The impression made by that funeral splendour and by the sight of the young woman following tearless and despairing with her one remaining infant in her arms, had not faded from the minds of the spectators when it was 31 rumoured through Rome that Melania had abandoned her one remaining tie to life and gone forth into the outside world no one knew where, leaving her child so entirely without any arrangement for its welfare that the official charged with the care of orphans had to select a guardian for this son of senators and consuls as if he had been a nameless foundling. What bitterness of soul lay underneath such an incomprehensible desertion, who could say? It might be a sense of doom such as overwhelms some sensitive minds, as if everything belonging to them were fated and nothing left them but the tragic expedient of Hagar in the desert, "Let me not see the child die." Perhaps the courage of the heartbroken young woman sank before the struggle with pagan relations, who would leave no stone unturned to bring up this last scion of the family in the faith or no-faith of his ancestors; perhaps she was in reality devoid of those maternal instincts which make the child set upon the knee the best comforter of the woman to whom they have brought home her warrior dead. This was the explanation given by the world which tore the unhappy Melania to pieces and held her up to universal indignation. Not even the Christians already touched with the enthusiasm and passion of the pilgrim and ascetic could justify the sudden and mysterious disappearance of a woman who still had so strong a natural bond to keep her in her home. But whatever the character of Melania might be, whether destitute of tenderness, or only distracted by grief and bereavement, and hastening to take her fatal shadow away from the cradle of her child, she was at least invulnerable to any argument or persuasion. "God will take care of him better than I can," she said as she left the infant to his fate. It was probably a better one than had he been the charge of this apparently friendless young woman, with her pagan relations, her uncompromising enthusiasm and self-will, and with all the risks surrounding her feet which made the 32 path of a young widow in Rome so full of danger; but it is fortunate for the world that few mothers are capable of counting those risks or of turning their backs upon a duty which is usually their best consolation.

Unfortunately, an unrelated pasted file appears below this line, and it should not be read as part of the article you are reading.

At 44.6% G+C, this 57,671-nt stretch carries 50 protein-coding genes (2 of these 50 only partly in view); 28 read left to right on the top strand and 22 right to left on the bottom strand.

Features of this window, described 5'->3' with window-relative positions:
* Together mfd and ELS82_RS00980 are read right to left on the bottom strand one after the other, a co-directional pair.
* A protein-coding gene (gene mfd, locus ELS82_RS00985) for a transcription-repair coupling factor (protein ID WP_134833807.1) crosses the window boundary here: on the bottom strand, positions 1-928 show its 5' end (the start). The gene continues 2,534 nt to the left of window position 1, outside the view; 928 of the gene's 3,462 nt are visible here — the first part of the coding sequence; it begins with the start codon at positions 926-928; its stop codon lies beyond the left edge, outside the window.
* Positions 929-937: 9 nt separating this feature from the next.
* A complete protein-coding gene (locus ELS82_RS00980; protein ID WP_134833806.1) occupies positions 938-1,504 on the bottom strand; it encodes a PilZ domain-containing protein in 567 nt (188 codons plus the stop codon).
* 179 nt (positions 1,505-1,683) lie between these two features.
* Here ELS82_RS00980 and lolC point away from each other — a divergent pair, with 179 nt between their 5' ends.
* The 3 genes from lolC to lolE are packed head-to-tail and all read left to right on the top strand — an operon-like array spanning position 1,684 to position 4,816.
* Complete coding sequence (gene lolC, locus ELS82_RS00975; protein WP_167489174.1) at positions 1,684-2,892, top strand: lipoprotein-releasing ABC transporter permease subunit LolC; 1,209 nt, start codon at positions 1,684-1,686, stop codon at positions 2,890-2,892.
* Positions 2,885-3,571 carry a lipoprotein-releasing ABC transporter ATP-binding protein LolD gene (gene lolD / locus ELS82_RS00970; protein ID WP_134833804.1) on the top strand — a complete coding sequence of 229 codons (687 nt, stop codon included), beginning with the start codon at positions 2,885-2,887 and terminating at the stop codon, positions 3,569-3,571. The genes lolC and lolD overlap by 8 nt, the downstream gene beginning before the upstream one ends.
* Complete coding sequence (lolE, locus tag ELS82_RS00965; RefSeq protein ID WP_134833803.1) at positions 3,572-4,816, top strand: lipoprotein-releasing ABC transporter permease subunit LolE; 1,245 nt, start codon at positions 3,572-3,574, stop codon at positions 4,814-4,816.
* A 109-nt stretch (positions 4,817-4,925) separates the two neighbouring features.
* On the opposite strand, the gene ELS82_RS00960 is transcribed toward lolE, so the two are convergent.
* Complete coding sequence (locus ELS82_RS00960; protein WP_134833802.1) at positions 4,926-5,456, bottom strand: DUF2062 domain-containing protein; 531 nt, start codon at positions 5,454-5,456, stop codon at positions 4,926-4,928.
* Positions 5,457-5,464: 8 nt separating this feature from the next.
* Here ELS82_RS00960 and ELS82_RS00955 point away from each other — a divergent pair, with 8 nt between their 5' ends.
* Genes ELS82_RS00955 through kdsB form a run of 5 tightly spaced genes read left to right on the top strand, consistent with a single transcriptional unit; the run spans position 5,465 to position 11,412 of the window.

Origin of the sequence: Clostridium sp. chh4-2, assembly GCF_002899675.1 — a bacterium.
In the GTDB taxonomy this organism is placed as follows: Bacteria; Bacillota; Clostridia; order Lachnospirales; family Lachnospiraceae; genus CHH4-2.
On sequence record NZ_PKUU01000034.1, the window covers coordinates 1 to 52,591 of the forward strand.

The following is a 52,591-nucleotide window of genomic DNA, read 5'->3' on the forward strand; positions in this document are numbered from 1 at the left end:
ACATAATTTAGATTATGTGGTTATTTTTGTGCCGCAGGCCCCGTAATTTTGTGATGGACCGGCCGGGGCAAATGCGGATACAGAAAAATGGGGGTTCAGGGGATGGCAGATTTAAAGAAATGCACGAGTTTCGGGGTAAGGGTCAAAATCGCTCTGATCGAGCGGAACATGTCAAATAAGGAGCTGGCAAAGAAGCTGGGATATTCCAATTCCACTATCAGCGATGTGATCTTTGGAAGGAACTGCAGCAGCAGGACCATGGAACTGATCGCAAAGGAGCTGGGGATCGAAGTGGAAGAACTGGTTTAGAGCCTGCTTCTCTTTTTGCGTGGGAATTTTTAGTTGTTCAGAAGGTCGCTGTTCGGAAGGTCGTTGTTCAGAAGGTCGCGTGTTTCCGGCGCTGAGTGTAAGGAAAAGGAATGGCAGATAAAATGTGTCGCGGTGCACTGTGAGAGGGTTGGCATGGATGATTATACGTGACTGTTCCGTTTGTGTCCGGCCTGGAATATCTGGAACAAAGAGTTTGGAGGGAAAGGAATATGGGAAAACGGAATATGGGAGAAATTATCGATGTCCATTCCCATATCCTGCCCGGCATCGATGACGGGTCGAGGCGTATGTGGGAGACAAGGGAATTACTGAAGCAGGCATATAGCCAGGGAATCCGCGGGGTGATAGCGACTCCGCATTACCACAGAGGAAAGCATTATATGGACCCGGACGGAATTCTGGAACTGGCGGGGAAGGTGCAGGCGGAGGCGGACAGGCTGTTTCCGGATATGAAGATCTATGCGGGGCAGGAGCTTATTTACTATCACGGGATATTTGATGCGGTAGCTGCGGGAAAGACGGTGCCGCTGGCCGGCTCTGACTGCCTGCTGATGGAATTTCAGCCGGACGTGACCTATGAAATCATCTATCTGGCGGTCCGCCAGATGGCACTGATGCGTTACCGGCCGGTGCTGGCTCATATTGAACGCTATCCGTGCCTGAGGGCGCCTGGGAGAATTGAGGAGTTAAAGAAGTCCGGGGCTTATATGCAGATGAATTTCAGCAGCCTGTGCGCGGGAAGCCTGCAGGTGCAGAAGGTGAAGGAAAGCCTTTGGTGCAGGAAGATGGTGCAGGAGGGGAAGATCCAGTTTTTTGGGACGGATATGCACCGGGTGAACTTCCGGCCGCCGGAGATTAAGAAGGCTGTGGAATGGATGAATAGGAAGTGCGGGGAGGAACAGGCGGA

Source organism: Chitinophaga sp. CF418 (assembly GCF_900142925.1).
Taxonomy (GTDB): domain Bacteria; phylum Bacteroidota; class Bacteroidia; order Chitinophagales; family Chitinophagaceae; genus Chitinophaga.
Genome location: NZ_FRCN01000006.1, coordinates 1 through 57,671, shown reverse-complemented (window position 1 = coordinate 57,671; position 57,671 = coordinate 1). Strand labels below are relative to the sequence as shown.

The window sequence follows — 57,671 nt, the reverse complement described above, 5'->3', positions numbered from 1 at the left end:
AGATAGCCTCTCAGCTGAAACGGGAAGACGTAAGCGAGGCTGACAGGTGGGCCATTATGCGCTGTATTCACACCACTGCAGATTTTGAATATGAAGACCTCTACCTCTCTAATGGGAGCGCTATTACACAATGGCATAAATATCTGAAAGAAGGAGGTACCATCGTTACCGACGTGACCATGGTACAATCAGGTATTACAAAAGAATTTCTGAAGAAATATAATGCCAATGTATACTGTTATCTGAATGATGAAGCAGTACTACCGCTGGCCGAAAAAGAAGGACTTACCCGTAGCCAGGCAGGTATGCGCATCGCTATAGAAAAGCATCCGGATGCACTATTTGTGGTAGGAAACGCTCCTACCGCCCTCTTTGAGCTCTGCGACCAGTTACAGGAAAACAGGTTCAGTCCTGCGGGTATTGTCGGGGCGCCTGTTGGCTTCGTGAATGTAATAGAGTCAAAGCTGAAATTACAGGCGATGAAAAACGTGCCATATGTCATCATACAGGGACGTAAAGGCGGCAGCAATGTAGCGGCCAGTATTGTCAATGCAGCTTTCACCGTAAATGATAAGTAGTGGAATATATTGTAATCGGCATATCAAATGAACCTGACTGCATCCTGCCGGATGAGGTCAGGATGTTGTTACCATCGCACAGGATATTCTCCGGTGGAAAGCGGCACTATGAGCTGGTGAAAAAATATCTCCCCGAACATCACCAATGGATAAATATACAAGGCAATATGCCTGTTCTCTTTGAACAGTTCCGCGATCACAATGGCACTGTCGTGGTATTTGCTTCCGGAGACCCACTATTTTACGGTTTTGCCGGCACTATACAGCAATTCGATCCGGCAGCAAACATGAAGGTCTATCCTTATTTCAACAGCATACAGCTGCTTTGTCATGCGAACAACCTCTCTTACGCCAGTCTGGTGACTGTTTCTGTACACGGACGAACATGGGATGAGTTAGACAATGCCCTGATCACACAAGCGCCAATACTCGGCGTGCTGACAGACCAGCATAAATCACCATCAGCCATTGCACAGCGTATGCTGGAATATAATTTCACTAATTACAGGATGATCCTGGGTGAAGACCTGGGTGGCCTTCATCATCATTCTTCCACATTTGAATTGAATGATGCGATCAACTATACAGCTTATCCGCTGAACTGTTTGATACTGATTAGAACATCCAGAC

There is, however, an interest in the character and proceedings of such an exceptional woman which has always excited the world, and which the thoughtful spectator will scarcely dismiss with the common imputation of simple heartlessness and want of feeling. Melania was a proud patrician notwithstanding that she flung from her every trace of earthly rank or wealth, and a high-spirited, high-tempered individual notwithstanding her subsequent plunge into the most self-abasing ministrations of charity. And these features of character were not altered by her sudden renunciation of all things. She went forth a masterful personage determined, though no doubt unconsciously, to sway all circumstances to her will, though in the utmost self-denial and with all the appearances and surroundings of humility. This is a paradox which meets us on every side, in the records of such world-abandonment as are familiar in every history of the beginnings of the monastic system, in which continually both men and women give up all things while giving up nothing, and carry their individual will and way through circumstances which seem to preclude the exercise of either.